Italian studio Piuarch will design the new logistics centre of Coulisse, the world’s leading manufacturer of blinds and advanced shading solutions for windows and doors, nestled in the natural landscape of Enter, in the Eastern Netherlands.
Focusing on functionality, rationality and a concept of architecture strongly rooted in its location, Poarch is going to create an efficient facility capable of responding to the needs of a fast-growing international distribution network, while guaranteeing the well-being and comfort of its staff.
The first design phase will be part of a development involving the creation of a veritable campus with diversified services and facilities to be used by its employees. A space that will encompass a 21,800 square metre complex in which three buildings will be constructed that, although designed for different uses, will interconnect with each other and its environs.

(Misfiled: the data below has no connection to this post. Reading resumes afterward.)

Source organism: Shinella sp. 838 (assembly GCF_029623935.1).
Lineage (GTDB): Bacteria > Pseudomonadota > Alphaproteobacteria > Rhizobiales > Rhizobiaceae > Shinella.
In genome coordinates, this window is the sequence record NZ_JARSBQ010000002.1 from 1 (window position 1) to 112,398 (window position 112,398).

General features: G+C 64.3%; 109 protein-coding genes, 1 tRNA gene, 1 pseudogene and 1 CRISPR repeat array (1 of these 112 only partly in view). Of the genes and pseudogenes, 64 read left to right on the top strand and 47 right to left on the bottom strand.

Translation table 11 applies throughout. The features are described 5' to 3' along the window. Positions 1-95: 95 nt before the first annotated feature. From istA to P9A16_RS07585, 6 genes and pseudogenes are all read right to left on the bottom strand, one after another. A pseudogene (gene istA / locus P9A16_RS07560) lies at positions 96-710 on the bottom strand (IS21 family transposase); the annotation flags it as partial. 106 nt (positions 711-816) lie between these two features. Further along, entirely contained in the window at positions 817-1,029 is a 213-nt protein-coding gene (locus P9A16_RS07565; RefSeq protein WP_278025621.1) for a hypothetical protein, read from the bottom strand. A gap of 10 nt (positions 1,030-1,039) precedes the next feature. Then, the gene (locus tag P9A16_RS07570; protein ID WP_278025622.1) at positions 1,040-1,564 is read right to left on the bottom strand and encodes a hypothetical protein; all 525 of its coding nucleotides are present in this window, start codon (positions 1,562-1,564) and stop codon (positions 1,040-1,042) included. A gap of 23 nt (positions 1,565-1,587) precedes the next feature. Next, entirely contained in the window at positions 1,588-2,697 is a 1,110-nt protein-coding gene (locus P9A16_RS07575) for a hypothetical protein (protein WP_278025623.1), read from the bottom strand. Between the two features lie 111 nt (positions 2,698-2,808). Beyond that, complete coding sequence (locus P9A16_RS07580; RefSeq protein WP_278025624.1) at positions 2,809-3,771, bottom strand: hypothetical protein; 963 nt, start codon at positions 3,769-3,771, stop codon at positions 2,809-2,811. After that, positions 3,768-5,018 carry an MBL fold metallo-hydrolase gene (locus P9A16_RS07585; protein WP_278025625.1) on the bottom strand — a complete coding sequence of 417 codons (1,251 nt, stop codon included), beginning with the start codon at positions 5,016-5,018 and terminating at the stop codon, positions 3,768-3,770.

The architecture was developed around the different uses that the buildings will have to accommodate, such as a traditional warehouse, a highly advanced automated warehouse and support offices, in an effort to reflect the client’s needs within spaces that were conceived and designed to be efficient and therefore capable of streamlining flows.
The exterior of the buildings will be architecturally clean and rational, where different sized volumes interact, and heights are further exalted by the choice of materials.
Revisiting the Dutch tradition of brickwork, with a view to drawing on the local heritage, the upper part of the façade of the building designed to house the traditional warehouse uses brick, a material that is intrinsic to the territory’s history, arranged by alternating solids and voids to give the façade texture.
In contrast, the lower building, used for offices, is clad with aluminium panelling to produce a dynamic impact created by the pattern of shadows that change appearance depending on your vantage point.
The office building revolves around a series of patios that shed natural light into the spaces, essential in a working environment, and that connect the indoor space with the outdoor space, creating areas that encourage social interaction. In addition, the offices are arranged facing inward to ensure an acoustically secure and comfortable environment.
The result: a cosy and healthy workplace that focuses on the well-being of employees, born from an analysis of the urban, historical, social and cultural context, in tune with Piuarch’s philosophy.